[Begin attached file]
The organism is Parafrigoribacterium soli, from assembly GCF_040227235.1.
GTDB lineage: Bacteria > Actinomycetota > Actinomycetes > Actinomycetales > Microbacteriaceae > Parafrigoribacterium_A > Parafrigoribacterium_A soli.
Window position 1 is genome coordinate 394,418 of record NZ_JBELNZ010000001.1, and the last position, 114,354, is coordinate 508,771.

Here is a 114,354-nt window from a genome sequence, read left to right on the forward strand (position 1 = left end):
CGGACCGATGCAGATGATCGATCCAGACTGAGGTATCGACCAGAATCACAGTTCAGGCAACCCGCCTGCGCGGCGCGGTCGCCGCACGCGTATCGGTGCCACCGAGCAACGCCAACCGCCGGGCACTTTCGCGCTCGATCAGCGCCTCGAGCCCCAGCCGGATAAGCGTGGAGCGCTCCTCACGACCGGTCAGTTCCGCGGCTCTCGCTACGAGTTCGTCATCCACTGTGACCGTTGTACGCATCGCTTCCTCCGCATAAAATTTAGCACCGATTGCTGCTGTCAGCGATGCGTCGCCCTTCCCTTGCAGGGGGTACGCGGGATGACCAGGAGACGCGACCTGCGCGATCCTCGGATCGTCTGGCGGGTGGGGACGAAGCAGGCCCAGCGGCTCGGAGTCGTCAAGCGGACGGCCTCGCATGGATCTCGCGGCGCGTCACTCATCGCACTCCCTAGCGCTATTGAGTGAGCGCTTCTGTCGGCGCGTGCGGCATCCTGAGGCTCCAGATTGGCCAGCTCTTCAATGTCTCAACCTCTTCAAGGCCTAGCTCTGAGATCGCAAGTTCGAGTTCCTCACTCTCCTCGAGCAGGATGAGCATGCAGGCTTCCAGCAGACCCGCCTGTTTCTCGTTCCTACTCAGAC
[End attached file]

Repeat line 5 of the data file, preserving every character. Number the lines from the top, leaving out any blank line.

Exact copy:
CGGACCGATGCAGATGATCGATCCAGACTGAGGTATCGACCAGAATCACAGTTCAGGCAACCCGCCTGCGCGGCGCGGTCGCCGCACGCGTATCGGTGCCACCGAGCAACGCCAACCGCCGGGCACTTTCGCGCTCGATCAGCGCCTCGAGCCCCAGCCGGATAAGCGTGGAGCGCTCCTCACGACCGGTCAGTTCCGCGGCTCTCGCTACGAGTTCGTCATCCACTGTGACCGTTGTACGCATCGCTTCCTCCGCATAAAATTTAGCACCGATTGCTGCTGTCAGCGATGCGTCGCCCTTCCCTTGCAGGGGGTACGCGGGATGACCAGGAGACGCGACCTGCGCGATCCTCGGATCGTCTGGCGGGTGGGGACGAAGCAGGCCCAGCGGCTCGGAGTCGTCAAGCGGACGGCCTCGCATGGATCTCGCGGCGCGTCACTCATCGCACTCCCTAGCGCTATTGAGTGAGCGCTTCTGTCGGCGCGTGCGGCATCCTGAGGCTCCAGATTGGCCAGCTCTTCAATGTCTCAACCTCTTCAAGGCCTAGCTCTGAGATCGCAAGTTCGAGTTCCTCACTCTCCTCGAGCAGGATGAGCATGCAGGCTTCCAGCAGACCCGCCTGTTTCTCGTTCCTACTCAGAC